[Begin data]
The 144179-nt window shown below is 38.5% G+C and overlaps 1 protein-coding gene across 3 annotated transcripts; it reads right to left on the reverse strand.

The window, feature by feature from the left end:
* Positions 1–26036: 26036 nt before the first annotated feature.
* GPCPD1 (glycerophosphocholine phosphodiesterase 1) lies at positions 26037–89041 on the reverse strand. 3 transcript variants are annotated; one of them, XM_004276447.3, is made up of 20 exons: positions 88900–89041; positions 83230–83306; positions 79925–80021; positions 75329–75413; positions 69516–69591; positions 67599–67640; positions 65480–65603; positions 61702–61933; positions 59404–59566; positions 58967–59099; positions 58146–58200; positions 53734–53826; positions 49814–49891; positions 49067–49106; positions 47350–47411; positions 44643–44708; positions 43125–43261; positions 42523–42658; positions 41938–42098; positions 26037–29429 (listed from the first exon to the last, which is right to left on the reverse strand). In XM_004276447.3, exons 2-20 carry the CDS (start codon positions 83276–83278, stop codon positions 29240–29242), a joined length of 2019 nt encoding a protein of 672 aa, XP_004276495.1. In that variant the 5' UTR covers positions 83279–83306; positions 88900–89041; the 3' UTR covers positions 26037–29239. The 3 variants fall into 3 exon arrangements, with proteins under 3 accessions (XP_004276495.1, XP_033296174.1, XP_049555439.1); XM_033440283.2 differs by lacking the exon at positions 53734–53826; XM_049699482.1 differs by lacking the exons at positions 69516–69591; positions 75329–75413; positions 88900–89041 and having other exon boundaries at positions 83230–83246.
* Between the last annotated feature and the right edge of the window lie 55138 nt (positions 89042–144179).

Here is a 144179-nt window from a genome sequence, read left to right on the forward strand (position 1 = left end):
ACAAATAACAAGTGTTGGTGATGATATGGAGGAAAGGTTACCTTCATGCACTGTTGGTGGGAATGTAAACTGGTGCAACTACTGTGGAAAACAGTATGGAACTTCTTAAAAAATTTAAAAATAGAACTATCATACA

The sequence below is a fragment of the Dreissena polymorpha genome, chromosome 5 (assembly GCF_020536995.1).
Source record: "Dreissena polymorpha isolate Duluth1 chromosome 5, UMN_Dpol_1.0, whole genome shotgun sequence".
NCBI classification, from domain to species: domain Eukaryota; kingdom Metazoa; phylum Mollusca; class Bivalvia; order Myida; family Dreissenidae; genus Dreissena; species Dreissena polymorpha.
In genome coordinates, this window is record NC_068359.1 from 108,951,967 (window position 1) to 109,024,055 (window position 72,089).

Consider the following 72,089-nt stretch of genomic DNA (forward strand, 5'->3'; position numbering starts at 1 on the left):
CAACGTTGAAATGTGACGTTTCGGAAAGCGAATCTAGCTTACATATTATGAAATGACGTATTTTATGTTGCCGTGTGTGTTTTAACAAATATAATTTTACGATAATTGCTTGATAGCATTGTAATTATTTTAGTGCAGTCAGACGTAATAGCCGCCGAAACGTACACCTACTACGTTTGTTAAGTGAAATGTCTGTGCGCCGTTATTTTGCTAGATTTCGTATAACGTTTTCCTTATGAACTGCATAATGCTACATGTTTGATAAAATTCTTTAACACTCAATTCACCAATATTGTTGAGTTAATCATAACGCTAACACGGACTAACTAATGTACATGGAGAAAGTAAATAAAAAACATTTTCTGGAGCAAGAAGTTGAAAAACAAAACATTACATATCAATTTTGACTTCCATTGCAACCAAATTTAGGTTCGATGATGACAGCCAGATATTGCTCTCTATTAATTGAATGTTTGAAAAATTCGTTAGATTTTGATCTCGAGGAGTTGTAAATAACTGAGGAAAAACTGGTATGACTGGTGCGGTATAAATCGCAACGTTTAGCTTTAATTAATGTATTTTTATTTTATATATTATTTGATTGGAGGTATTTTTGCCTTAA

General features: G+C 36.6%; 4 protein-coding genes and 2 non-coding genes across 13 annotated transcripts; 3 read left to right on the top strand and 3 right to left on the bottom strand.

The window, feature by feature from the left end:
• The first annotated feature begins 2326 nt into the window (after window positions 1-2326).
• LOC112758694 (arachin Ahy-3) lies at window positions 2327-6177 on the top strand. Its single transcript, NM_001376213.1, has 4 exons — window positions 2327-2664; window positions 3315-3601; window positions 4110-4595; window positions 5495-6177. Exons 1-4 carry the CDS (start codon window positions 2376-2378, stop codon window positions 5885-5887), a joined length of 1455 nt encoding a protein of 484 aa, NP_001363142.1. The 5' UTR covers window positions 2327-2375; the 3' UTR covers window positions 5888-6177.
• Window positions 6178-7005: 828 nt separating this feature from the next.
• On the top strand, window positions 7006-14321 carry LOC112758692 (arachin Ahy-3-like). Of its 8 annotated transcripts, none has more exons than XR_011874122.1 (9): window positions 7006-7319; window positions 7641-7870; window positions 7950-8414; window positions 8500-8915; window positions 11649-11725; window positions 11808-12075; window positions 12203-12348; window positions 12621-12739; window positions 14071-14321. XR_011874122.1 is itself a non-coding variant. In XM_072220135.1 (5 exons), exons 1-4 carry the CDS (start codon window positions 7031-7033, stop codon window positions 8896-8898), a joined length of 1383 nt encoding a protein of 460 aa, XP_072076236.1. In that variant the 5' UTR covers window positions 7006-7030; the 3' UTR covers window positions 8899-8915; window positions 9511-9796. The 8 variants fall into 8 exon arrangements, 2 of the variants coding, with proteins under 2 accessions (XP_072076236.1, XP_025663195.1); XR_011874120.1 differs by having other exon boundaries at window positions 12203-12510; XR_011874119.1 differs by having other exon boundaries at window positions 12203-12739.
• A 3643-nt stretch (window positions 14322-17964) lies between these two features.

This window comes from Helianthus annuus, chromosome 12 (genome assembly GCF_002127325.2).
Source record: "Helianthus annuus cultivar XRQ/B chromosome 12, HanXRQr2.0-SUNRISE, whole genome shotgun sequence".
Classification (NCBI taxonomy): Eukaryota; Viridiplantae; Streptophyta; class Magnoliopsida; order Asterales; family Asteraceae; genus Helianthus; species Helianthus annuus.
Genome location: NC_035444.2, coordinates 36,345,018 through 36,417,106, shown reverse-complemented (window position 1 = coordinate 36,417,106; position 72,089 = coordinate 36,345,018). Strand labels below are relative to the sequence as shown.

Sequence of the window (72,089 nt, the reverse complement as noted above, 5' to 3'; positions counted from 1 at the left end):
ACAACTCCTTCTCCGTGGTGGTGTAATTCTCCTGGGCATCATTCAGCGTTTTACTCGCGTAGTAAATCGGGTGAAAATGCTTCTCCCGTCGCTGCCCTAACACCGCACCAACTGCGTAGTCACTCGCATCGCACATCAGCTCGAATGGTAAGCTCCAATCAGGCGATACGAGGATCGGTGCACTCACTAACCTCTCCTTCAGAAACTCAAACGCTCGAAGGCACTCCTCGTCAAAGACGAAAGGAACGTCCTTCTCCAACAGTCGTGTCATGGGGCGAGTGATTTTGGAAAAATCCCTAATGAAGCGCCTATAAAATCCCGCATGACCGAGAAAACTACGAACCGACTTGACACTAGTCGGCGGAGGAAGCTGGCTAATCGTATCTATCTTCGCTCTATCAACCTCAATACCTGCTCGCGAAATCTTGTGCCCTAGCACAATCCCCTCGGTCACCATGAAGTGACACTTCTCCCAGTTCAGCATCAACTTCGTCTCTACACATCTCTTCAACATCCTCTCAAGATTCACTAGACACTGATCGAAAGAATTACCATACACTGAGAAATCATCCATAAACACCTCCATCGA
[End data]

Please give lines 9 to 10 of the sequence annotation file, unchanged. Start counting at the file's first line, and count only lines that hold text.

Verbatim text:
Source record: "Dreissena polymorpha isolate Duluth1 chromosome 5, UMN_Dpol_1.0, whole genome shotgun sequence".
NCBI classification, from domain to species: domain Eukaryota; kingdom Metazoa; phylum Mollusca; class Bivalvia; order Myida; family Dreissenidae; genus Dreissena; species Dreissena polymorpha.